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Two Bearded Preachers

Listen as Justin Larkin and Martin Bender talk about everything without researching anything! We discuss life, ministry, and family from a uniquely Christian perspective without getting all preachy. Like the Two Bearded Preachers facebook page and follow us on Instagram @twobeardedpreachers.
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Apr 2, 2016

Martin W. Bender

Serial Season two completed this week. Like the previous season, it lacked a satisfying conclusion. Just as there remain touches of doubt about Adnan, there are also mixed feelings about Bowe Bergdahl. In fact, Bergdahl’s case is far more polarizing.

Bowe’s actions are not as unique as they seem. There are many reported cases of soldiers leaving their posts. Bowe was unique in what happened to him after he left. There are several deserters, but only one long term POW in the Global War on Terrorism. It is the uniqueness of Bowe’s circumstances that have caused his case to capture the attention of the American people. This is no small feat as the US has lost interest in this, its longest war.

Trading five GTMO prisoners for one soldier placed the Afghanistan war back in the forefront of national conversation. Americans are asking why the conflict continues as they revisit the fifteen-year war in Asia. It’s a fair question, one political leaders seem hesitant to answer. This may be why there is such vitriol over the Bergdahl case. In many ways, it is a microcosm of the Afghanistan war.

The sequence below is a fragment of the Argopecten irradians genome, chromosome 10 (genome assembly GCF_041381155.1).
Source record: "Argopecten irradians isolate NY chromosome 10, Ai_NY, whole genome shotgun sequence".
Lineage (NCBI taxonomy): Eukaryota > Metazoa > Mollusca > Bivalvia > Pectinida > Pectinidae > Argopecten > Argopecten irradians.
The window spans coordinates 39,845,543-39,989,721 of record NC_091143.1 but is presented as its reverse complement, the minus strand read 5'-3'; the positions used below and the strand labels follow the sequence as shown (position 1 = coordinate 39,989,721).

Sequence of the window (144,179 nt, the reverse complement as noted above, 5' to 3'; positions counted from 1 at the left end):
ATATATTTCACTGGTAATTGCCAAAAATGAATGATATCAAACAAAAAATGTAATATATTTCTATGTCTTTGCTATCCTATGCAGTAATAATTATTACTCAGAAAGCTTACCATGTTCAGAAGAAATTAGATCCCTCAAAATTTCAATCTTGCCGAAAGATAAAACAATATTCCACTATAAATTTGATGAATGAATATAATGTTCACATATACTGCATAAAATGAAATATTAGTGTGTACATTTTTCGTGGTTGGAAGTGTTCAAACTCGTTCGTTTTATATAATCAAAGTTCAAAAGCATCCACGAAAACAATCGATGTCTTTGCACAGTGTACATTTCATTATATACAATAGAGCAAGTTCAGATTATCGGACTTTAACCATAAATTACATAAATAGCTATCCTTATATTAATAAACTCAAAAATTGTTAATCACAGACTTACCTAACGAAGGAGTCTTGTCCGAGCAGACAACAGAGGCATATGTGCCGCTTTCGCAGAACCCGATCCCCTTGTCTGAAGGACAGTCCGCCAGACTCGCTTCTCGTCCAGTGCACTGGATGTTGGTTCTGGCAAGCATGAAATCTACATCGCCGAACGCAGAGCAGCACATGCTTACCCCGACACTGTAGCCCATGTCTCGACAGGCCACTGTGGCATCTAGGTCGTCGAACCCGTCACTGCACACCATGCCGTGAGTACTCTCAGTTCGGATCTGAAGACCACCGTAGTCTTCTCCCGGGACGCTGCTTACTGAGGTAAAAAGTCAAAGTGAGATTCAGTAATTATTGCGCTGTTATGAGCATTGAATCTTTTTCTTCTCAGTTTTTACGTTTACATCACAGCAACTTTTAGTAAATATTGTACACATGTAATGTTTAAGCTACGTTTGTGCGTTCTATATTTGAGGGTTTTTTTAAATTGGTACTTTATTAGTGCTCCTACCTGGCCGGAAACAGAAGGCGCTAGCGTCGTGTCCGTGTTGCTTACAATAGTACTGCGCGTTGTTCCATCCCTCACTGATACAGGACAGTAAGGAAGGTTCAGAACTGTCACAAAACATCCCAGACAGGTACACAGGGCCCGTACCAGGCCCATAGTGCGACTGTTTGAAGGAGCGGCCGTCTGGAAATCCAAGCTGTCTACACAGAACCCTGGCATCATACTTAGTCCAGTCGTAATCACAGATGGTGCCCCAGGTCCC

If one accepts Bowe’s reported motivation for his actions, he was taking drastic action to solve a serious problem. In his mind, it seemed reasonable. Generally, the war began the same way: drastic solutions. And just as Bowe did not expect where his actions would take him, so too the war did not proceed as planned. As situations changed perceptions shifted to the point where the original plan and desired outcomes seem ridiculous. Bowe wanted his unit to be safer, after he left they were in far more danger searching for him. The US wanted reduced support of terrorist operations, the results here are definitely mixed.

When Bowe disappeared he became an unknown. Thousands of people were searching for him, millions of dollars spent, and he was never found. Kind of makes movies like Eagle Eye and Enemy of the State seem like nonsense. For five years, no one knew if Bowe would come home. Fifteen years into the war in Afghanistan no one knows if America will achieve its objectives will. There remains a cloud of uncertainty over the entire operation. As the mission continues to drift, it seems unlikely the US will succeed in its original objectives.

With Bowe's return home, the process of sorting out his actions is taking place across the world. It is unlikely there will be a unified consensus on his situation. Some will listen to the news reports and podcasts, read the books, and watch the movies and see Bowe as a hero, while others who engage the same material will identify him as a villain. There isn’t likely to be a satisfying conclusion to the story. When the war concludes and the military returns home the same thing will happen. To some, the US will be heroes and to others, villains. There’s not likely to be a unified understanding of this war. There rarely is.

The sad truth is war is brutal. When people witness and engage in this brutality they are pushed to extremes where drastic solutions seem reasonable. This seems to be what happened in Bowe’s case and at the start of America’s war in Afghanistan. With any luck, both experiences will enable all to consider the ramifications of their actions.

I enjoyed Serial Season Two and recommend it to anyone interested in the war in Afghanistan or the Bowe Bergdahl case.

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